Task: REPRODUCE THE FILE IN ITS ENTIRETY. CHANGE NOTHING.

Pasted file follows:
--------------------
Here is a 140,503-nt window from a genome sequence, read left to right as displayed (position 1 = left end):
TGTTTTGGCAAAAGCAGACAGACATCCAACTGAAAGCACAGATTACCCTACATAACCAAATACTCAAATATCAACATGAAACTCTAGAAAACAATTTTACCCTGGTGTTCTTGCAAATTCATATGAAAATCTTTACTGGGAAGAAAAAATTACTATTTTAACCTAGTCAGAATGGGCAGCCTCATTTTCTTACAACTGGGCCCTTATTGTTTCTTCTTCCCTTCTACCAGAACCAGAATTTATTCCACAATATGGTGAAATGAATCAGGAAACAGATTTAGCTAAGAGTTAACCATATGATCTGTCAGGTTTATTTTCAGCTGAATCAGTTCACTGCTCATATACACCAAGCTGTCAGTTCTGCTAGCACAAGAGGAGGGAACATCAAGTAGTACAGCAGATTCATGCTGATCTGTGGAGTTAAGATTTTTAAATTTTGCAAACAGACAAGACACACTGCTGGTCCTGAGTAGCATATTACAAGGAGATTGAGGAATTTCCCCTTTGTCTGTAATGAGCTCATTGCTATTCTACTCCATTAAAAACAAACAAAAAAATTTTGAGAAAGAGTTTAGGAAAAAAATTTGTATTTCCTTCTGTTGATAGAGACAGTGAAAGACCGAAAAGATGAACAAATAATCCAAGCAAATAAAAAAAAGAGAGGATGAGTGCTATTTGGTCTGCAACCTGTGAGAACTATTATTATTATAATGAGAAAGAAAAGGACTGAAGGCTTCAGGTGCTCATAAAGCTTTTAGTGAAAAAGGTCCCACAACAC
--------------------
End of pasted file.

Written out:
Here is a 140,503-nt window from a genome sequence, read left to right as displayed (position 1 = left end):
TGTTTTGGCAAAAGCAGACAGACATCCAACTGAAAGCACAGATTACCCTACATAACCAAATACTCAAATATCAACATGAAACTCTAGAAAACAATTTTACCCTGGTGTTCTTGCAAATTCATATGAAAATCTTTACTGGGAAGAAAAAATTACTATTTTAACCTAGTCAGAATGGGCAGCCTCATTTTCTTACAACTGGGCCCTTATTGTTTCTTCTTCCCTTCTACCAGAACCAGAATTTATTCCACAATATGGTGAAATGAATCAGGAAACAGATTTAGCTAAGAGTTAACCATATGATCTGTCAGGTTTATTTTCAGCTGAATCAGTTCACTGCTCATATACACCAAGCTGTCAGTTCTGCTAGCACAAGAGGAGGGAACATCAAGTAGTACAGCAGATTCATGCTGATCTGTGGAGTTAAGATTTTTAAATTTTGCAAACAGACAAGACACACTGCTGGTCCTGAGTAGCATATTACAAGGAGATTGAGGAATTTCCCCTTTGTCTGTAATGAGCTCATTGCTATTCTACTCCATTAAAAACAAACAAAAAAATTTTGAGAAAGAGTTTAGGAAAAAAATTTGTATTTCCTTCTGTTGATAGAGACAGTGAAAGACCGAAAAGATGAACAAATAATCCAAGCAAATAAAAAAAAGAGAGGATGAGTGCTATTTGGTCTGCAACCTGTGAGAACTATTATTATTATAATGAGAAAGAAAAGGACTGAAGGCTTCAGGTGCTCATAAAGCTTTTAGTGAAAAAGGTCCCACAACAC